W. Kent Fuchs, the Joseph Silbert Dean of Engineering at Cornell since 2002, will be the university's next provost, President David Skorton announced today. Fuchs will assume the office Jan. 1, 2009.
Skorton made the announcement in his State of the University address at the annual meeting of the Cornell Board of Trustees and Cornell University Council in Statler Auditorium. "Kent brings to this post great knowledge of Cornell, strong leadership abilities and a clear vision of the future," he said.
In a prepared statement, Skorton said: "I am delighted that Kent Fuchs has accepted the challenge of being Cornell's next provost. He is a strong and respected administrator who has led the Engineering College with foresight, vitality and innovation -- attributes he will bring to his new appointment. I look forward to benefiting from his leadership and insight as Cornell's academic enterprise moves into an even brighter future."
Fuchs said: "I look forward to serving Cornell's faculty, students and staff, and working to fulfill President Skorton's vision for our campus. We are blessed with wonderful leadership across the university, and I will devote all my energy and time to helping those leaders enhance Cornell's stature, scholarship and teaching. The next few years are strategically important, and it is therefore a particular honor to be asked at this time to help guide the academic mission of our beloved Cornell."
As Cornell's 15th provost, Fuchs will succeed Carolyn (Biddy) Martin, who held the position for eight years -- the longest term for any provost in Cornell history -- before accepting the chancellorship of the University of Wisconsin-Madison in May.
In his State of the University address, Skorton praised Martin for her "distinguished leadership." He also thanked Deputy Provost David Harris "for serving so effectively as interim provost during the past several months." Harris will resume his deputy provost position Dec. 31.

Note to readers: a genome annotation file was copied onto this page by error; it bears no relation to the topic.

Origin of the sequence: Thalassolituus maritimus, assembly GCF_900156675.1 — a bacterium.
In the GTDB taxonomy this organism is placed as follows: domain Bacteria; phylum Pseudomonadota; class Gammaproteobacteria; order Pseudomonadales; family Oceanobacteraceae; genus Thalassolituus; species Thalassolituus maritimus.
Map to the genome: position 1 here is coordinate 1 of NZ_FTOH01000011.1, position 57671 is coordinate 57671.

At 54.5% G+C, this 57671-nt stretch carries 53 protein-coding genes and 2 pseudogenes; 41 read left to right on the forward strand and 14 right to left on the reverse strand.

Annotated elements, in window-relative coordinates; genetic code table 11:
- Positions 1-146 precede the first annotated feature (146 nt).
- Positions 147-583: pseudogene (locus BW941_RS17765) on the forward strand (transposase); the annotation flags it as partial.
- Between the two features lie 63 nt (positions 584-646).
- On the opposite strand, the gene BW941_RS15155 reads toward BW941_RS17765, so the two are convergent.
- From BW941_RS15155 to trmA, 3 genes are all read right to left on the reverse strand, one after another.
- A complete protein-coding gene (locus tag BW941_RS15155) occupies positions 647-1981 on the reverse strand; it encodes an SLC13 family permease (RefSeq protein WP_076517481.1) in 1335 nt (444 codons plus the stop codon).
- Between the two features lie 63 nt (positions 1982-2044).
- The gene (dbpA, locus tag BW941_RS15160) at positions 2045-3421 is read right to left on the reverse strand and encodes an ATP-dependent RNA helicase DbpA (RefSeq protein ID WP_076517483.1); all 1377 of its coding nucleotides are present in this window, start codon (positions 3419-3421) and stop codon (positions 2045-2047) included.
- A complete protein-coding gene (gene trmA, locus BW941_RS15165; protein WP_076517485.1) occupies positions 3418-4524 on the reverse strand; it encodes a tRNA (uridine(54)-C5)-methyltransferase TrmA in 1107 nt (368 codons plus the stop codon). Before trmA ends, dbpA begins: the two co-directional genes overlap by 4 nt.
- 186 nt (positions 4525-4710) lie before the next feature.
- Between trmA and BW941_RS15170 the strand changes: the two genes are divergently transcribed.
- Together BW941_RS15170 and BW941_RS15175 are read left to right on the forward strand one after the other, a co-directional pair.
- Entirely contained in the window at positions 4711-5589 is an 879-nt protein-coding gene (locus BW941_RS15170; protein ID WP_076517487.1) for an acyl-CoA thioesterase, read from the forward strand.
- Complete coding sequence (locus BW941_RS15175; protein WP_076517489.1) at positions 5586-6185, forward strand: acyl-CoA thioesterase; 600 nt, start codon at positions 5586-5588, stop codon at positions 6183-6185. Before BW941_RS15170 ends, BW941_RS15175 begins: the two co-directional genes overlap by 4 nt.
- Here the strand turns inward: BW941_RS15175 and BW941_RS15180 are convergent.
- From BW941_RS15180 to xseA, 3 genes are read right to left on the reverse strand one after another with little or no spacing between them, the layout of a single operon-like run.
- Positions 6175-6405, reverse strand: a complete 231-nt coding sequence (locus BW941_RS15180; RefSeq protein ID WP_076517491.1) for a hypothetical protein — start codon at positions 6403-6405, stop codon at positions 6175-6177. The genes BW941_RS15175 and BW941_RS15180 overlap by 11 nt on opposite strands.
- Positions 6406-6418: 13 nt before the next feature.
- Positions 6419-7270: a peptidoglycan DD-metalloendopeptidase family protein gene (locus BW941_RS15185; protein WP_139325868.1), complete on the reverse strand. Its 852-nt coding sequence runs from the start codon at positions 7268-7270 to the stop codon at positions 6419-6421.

At Fuchs' reappointment to a second term as engineering dean in 2006, Martin praised him for "strong and effective leadership"; calling him "a spectacular administrator [who] has made significant contributions to the quality and vitality of the college."
Under Fuchs' guidance, the College of Engineering initiated a collaborative strategic planning process to place the college in a position of international leadership. The plan led to the formation of a new Department of Biomedical Engineering, a revision of the undergraduate curriculum with new undergraduate majors in environmental engineering and -- in concert with the Faculty of Computing and Information Science -- in information science, systems and technology, and new graduate programs in engineering management and systems engineering. It also led to the creation of a teaching excellence institute and the completion of a comprehensive facilities master plan. Under Fuchs' deanship, the college also established a financial engineering master's program in Manhattan, a co-terminal degree program in France, and research and educational partnerships in China, India and Europe.
Fuchs earned a B.S. in engineering at Duke University in 1977, a master of science degree at the University of Illinois in 1982, a master of divinity degree at Trinity Evangelical Divinity School in 1984 and a Ph.D. in electrical engineering at the University of Illinois in 1985.
Before coming to Cornell in 2002, he had been head of the School of Electrical and Computer Engineering and a Distinguished Professor at Purdue University since 1996. From 1985 to 1996, he was a professor at the University of Illinois in the Coordinated Science Laboratory and the Department of Electrical and Computer Engineering.
An expert in dependable computing and failure diagnosis, Fuchs is a fellow of the Institute of Electrical and Electronics Engineers and of the Association for Computing Machinery. His research includes computer-aided design tools for testing and failure analysis in integrated circuits and dependable mobile computing.
Fuchs is a member of the executive board and a director of the American Society for Engineering Education's Engineering Deans Council and chair of the national Public Policy Committee. Fuchs was among the first faculty members to be appointed a University Scholar at the University of Illinois, where he also received the Senior Faculty Award for Excellence in Research. He was included in the "Incomplete List of Teachers Ranked as Excellent by Their Students" and named to the "Engineering College Advisers List," composed of the top 10 percent of the faculty selected as excellent undergraduate advisers by their students -- both also at the University of Illinois.
The provost is the university's chief academic officer and chief operations officer, and the president's first deputy officer. Duties include strategic planning and budgeting, tenure and promotion, academic and research initiatives, and academic oversight of the Ithaca campus.